Blood transfusions halve 'silent' strokes from sickle cell
Friday 22 August 2014
A study involving patients from Evelina London Children’s Hospital has found that monthly blood transfusions can cut the risk of ‘silent’ strokes in children with sickle cell anemia by 50%.
Sickle cell anemia is a genetic disorder where red blood cells are abnormally shaped. They are stickier than normal red blood cells and can block blood flow to the brain causing silent strokes. Unlike typical stokes, silent strokes have no obvious symptoms but may affect a child’s learning ability and IQ.
More than 196 children with sickle cell anemia from across the world, including 15 Evelina London patients, took part in the study, which has shown that receiving regular blood transfusions helps to prevent silent strokes in children with the condition:
- 14.4% of the children receiving standard medical care had a typical or silent stroke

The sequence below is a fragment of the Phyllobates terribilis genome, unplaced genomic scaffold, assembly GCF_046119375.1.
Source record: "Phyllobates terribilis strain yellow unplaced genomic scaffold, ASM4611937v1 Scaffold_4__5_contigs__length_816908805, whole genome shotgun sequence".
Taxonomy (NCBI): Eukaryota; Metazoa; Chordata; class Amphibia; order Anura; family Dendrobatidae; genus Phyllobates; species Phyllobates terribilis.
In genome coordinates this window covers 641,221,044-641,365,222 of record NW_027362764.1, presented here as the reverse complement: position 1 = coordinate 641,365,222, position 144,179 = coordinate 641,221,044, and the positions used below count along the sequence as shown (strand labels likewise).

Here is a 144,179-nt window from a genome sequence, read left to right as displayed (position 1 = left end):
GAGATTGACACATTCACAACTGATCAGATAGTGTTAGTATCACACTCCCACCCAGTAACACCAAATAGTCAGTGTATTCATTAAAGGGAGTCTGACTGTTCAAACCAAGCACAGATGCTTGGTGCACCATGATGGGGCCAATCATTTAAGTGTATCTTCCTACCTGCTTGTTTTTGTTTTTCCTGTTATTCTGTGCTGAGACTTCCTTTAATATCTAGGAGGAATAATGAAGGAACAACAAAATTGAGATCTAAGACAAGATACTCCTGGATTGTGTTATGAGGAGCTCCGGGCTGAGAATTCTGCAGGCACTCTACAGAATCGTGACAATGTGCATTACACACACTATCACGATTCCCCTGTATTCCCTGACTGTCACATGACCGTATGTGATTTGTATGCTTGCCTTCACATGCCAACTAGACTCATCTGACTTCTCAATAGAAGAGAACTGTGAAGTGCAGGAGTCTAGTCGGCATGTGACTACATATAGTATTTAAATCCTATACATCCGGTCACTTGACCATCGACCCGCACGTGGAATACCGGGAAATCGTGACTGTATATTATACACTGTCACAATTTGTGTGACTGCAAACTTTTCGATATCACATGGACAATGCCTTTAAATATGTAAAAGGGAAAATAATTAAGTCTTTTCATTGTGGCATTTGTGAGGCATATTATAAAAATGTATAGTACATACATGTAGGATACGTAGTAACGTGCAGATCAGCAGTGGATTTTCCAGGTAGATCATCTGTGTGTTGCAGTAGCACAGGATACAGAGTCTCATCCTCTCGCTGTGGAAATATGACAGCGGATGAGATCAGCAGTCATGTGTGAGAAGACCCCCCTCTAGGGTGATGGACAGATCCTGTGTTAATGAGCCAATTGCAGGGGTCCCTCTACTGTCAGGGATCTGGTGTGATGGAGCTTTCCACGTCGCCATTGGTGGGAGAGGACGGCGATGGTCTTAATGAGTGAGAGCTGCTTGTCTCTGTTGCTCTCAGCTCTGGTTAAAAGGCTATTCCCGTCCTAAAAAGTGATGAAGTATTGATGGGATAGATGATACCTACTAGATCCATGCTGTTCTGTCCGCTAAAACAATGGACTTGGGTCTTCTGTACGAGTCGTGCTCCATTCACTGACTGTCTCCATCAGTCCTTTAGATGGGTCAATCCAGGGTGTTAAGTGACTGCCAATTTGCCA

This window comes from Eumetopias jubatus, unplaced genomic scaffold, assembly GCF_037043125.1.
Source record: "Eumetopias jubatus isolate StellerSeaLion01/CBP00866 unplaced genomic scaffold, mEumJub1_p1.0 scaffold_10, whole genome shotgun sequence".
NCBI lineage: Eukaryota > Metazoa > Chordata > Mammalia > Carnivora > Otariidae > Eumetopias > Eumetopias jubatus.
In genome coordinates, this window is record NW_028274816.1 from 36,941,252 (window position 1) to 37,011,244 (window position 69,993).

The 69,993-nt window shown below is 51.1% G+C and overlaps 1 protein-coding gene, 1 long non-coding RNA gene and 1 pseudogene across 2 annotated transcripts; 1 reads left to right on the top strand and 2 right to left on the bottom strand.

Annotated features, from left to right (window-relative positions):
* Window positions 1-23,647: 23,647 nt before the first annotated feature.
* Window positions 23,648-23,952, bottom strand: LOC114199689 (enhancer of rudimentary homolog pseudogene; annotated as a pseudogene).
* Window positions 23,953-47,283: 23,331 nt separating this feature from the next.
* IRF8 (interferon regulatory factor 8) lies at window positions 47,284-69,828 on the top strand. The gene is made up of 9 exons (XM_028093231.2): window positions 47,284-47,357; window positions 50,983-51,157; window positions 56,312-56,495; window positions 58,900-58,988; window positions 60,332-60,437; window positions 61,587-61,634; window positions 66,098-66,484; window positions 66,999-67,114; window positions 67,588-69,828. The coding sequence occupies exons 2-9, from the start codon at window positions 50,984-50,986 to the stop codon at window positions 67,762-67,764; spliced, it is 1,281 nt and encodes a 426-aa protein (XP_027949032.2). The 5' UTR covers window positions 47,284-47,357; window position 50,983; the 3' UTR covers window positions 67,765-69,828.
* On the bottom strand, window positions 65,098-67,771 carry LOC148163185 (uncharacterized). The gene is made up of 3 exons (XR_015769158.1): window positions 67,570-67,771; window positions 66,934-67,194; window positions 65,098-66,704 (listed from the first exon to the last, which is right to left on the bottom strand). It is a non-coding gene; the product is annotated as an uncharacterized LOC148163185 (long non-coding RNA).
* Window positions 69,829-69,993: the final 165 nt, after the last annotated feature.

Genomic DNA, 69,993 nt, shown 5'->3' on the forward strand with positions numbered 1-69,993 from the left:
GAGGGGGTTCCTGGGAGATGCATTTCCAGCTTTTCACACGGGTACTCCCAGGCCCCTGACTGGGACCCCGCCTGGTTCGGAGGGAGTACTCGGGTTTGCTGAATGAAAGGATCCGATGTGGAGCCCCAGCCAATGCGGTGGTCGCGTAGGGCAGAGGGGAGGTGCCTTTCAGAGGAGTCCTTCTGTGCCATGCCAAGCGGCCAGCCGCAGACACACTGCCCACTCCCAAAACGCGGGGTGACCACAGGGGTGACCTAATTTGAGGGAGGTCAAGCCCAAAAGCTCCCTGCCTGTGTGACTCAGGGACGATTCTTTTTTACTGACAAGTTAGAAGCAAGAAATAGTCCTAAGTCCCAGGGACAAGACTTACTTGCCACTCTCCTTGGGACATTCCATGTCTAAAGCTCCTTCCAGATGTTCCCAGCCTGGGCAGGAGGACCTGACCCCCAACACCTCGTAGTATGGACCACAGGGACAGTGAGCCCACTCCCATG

- 6.1% of the children who received regular blood transfusions had a typical or silent stroke.
Dr Baba Inusa, lead sickle cell consultant at Evelina London Children’s Hospital, says: “Now this study is complete we can begin offering the option of regular blood transfusions to our sickle cell anemia patients who have had silent strokes.
“Nearly all of our patients that took part in the trial have chosen to keep having blood transfusions because of the positive effect it has on their life.
“Detecting a silent stroke is important because having one increases the risk of further strokes. The oxygen deprivation caused by silent strokes can have a long-term impact on a child’s cognitive development and affect their school performance.
“This study provides clear evidence that children with this disease should be screened for silent strokes, so they can be referred to a neurologist as early as possible.”
The study was funded by the National Institutes of Health (NIH). The findings were published in the New England Journal of Medicine.
Last updated: August 2014